Steps of an authentication process from the clients’ point of view:

  1. Login with username and password by basic authentication on the login endpoint
  2. Receive a new access token and refresh token
  3. Access content using the access token

Steps of a token refresh process from the clients’ point of view:

  1. Send the refresh token to the refresh endpoint
  2. Receive a new access token
  3. Access content using the access token

All the communication are sent through SSL (https). The used cookies are all HtmlOnly and Secure. There are two types of communication: header marked and uri marked (without header mark). Either of them can be choosen freely by a client developer. However the two could be mixed, but we advice to choose one and stick to it.

web token authentication protocol

figure 1:web token authentication protocol

LoginRequest with header mark:
uri:
https://<yourhost>/<indifferentpath>
headers:
X-Authentication-Action: TokenLogin
Authorization: Basic <base64CodedCredentials>

LoginRequest with uri mark:
uri:
https://<yourhost>/sn-token/login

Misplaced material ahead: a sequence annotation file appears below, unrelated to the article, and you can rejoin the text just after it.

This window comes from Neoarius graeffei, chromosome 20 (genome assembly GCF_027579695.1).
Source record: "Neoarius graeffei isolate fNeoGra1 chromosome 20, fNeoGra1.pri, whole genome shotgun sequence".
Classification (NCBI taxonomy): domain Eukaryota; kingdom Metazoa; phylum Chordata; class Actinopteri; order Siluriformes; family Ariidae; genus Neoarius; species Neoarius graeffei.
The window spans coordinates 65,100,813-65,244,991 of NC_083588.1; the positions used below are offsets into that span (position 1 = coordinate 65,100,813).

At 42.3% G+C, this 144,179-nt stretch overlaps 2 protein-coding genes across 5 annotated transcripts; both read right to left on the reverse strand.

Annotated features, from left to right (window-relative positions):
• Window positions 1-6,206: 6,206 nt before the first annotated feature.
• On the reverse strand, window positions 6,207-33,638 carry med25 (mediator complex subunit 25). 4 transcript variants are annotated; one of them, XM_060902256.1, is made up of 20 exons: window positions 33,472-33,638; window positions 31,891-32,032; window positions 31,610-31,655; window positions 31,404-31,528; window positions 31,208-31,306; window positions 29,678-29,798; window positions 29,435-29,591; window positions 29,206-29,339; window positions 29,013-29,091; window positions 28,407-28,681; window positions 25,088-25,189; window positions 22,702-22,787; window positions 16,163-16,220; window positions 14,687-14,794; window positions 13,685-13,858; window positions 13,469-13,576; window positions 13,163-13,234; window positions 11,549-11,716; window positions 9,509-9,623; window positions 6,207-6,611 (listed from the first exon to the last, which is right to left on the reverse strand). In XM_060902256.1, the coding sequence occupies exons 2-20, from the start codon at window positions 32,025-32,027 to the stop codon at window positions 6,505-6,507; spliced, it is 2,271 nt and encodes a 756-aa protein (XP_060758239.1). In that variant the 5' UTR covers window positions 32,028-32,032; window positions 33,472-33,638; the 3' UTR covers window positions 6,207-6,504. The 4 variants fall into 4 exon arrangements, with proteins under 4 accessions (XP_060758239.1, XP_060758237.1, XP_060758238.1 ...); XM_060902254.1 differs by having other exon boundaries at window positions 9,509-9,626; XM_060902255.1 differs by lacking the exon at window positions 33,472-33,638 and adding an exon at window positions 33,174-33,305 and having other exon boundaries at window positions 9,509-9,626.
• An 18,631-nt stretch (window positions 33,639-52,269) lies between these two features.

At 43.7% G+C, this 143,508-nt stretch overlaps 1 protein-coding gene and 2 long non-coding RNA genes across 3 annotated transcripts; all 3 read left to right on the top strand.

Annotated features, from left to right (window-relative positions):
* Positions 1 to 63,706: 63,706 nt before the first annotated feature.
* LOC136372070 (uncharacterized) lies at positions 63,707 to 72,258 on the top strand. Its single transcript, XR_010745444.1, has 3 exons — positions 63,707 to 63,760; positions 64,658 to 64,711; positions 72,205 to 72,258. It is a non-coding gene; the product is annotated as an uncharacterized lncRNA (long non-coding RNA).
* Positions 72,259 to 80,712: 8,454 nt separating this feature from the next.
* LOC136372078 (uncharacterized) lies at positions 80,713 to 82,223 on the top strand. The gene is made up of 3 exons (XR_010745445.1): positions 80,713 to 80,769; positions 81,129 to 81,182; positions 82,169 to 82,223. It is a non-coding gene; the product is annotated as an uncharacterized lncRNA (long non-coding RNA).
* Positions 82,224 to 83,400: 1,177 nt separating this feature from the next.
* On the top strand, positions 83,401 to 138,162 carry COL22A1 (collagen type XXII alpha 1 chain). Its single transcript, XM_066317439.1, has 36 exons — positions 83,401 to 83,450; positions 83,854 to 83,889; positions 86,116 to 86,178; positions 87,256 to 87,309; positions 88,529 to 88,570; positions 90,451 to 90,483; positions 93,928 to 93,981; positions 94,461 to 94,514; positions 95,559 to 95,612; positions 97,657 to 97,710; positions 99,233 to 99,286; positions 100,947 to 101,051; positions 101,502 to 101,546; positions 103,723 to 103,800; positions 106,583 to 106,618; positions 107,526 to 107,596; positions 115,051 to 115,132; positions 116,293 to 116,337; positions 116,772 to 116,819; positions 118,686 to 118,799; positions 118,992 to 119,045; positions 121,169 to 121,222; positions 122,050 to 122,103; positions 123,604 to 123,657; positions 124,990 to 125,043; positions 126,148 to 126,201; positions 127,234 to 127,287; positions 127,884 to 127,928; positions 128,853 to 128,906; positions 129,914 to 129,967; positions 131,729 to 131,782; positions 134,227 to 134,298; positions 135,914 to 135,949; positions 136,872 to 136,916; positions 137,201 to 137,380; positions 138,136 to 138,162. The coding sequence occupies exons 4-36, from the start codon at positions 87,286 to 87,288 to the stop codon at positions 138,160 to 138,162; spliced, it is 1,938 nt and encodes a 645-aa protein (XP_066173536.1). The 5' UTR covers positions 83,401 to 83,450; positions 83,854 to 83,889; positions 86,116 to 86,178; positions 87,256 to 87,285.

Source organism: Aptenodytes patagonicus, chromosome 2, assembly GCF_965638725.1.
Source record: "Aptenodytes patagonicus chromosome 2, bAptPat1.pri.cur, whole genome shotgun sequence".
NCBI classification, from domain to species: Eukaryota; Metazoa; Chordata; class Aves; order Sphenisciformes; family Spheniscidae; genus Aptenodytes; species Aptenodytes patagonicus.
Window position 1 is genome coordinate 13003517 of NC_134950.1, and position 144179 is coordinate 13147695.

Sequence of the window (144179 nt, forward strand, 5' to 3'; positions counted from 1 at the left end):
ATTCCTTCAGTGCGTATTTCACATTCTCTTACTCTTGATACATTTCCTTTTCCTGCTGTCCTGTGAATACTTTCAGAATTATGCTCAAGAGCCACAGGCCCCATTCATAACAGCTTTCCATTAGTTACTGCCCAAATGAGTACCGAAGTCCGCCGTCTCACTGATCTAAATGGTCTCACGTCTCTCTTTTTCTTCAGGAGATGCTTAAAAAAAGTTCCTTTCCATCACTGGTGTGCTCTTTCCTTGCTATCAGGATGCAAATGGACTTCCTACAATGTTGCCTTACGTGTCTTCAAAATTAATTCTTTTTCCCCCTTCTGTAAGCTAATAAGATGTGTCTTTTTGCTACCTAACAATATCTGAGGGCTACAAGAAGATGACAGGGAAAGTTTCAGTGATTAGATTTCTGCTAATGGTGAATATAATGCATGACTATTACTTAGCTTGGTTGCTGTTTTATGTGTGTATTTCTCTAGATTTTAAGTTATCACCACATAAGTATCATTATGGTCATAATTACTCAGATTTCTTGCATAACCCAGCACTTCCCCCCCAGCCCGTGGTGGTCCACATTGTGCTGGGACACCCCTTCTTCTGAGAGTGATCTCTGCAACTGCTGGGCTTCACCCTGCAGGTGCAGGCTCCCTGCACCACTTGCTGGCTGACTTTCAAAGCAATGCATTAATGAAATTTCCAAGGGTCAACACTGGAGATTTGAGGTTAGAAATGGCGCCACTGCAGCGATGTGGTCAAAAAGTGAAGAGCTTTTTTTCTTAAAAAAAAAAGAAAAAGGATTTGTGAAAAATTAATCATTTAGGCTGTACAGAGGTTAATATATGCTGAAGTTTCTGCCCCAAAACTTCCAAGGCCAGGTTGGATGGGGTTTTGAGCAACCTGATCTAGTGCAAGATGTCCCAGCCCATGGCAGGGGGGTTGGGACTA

headers:
Authorization: Basic <base64CodedCredentials>

LoginResponse:
cookies:
Set-Cookie: rs=<refreshSignature>
Set-Cookie: as=<accessSignature>
body:

{"access":"<accessHeadAndPayload>", "refresh":"<refreshHeadAndPayload>"}

LogoutRequest with header mark:
uri:
https://<yourhost>/<indifferentpath>
headers:
X-Authentication-Action: TokenLogout
X-Access-Data: <accessHeadAndPayload>
cookies:
Cookie: as=<accessSignature>
Cookie: ahp=<accessHeadAndPayload>
Cookie: rs=<refreshSignature>

LogoutRequest with uri mark:
uri:
https://<yourhost>/sn-token/logout
headers:
cookies:
Cookie: as=<accessSignature>
Cookie: ahp=<accessHeadAndPayload>
Cookie: rs=<refreshSignature>

AuthenticatedServiceRequest with header mark:
uri:
https://<yourhost>/<contentpath>
headers:
X-Authentication-Action: TokenAccess
X-Access-Data: <accessHeadAndPayload>
cookies:
Cookie: as=<accessSignature> Cookie: ahp=<accessHeadAndPayload>
Cookie: rs=<refreshSignature>

AuthenticatedServiceRequest without header mark:
uri:
https://<yourhost>/<contentpath>
headers:
X-Access-Data: <accessHeadAndPayload>
cookies:
Cookie: rs=<refreshSignature>
Cookie: ahp=<accessHeadAndPayload>
Cookie: as=<accessSignature>

UnauthenticatedServiceRequest with header mark:
uri:
https://<yourhost>/<contentpath>
headers:
X-Authentication-Action: TokenAccess
X-Access-Data: <expiredAccessHeadAndPayload>
cookies:
Cookie: as=<expiredAccessSignature>
Cookie: ahp=<expiredAccessHeadAndPayload>
Cookie: rs=<refreshSignature>

UnauthenticatedServiceRequest without header mark:
uri:
https://<yourhost>/<contentpath>
headers:
cookies:
Cookie: as=<expiredAccessSignature>
Cookie: ahp=<expiredAccessHeadAndPayload>
Cookie: rs=<refreshSignature>

ServiceResponse:
body: